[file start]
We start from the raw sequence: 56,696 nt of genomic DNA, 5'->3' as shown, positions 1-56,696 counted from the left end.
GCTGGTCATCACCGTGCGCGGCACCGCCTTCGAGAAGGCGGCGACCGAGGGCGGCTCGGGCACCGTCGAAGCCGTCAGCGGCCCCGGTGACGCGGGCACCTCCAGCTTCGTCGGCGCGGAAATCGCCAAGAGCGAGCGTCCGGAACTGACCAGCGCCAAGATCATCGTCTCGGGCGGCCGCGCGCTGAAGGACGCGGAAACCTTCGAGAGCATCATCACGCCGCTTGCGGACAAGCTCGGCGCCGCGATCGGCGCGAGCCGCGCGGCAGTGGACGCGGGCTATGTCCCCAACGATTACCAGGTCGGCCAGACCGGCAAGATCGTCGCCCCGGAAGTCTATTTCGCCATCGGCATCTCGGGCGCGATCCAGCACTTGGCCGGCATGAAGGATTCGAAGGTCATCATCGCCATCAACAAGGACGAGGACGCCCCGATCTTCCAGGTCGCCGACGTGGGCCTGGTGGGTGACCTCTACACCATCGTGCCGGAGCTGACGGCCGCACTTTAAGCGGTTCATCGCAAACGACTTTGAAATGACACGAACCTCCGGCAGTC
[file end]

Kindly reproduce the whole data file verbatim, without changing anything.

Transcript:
We start from the raw sequence: 56,696 nt of genomic DNA, 5'->3' as shown, positions 1-56,696 counted from the left end.
GCTGGTCATCACCGTGCGCGGCACCGCCTTCGAGAAGGCGGCGACCGAGGGCGGCTCGGGCACCGTCGAAGCCGTCAGCGGCCCCGGTGACGCGGGCACCTCCAGCTTCGTCGGCGCGGAAATCGCCAAGAGCGAGCGTCCGGAACTGACCAGCGCCAAGATCATCGTCTCGGGCGGCCGCGCGCTGAAGGACGCGGAAACCTTCGAGAGCATCATCACGCCGCTTGCGGACAAGCTCGGCGCCGCGATCGGCGCGAGCCGCGCGGCAGTGGACGCGGGCTATGTCCCCAACGATTACCAGGTCGGCCAGACCGGCAAGATCGTCGCCCCGGAAGTCTATTTCGCCATCGGCATCTCGGGCGCGATCCAGCACTTGGCCGGCATGAAGGATTCGAAGGTCATCATCGCCATCAACAAGGACGAGGACGCCCCGATCTTCCAGGTCGCCGACGTGGGCCTGGTGGGTGACCTCTACACCATCGTGCCGGAGCTGACGGCCGCACTTTAAGCGGTTCATCGCAAACGACTTTGAAATGACACGAACCTCCGGCAGTC